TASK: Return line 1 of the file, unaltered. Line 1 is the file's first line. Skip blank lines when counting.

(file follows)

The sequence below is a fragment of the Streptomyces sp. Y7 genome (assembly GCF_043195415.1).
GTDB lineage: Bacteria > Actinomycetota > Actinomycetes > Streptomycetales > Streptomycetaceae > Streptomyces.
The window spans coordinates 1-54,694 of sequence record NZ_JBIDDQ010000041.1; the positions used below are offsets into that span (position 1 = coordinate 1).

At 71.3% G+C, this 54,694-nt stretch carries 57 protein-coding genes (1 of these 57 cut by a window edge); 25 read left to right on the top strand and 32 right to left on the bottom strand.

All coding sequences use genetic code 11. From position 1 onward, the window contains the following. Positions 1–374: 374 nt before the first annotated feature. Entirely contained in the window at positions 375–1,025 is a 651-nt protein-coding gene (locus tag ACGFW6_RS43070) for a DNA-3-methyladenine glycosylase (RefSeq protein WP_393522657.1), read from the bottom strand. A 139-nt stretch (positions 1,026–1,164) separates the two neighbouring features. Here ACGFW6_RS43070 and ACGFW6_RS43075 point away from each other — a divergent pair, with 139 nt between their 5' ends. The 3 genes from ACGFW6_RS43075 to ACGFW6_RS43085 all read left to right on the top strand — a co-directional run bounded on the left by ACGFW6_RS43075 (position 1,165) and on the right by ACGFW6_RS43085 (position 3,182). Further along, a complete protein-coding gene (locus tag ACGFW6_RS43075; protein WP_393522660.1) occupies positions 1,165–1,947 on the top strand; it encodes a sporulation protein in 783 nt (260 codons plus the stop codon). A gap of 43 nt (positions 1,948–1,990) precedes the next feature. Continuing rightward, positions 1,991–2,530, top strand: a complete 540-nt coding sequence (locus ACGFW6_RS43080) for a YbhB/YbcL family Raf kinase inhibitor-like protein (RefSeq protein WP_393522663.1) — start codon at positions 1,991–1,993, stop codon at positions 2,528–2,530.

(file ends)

The sequence below is a fragment of the Streptomyces sp. Y7 genome (assembly GCF_043195415.1).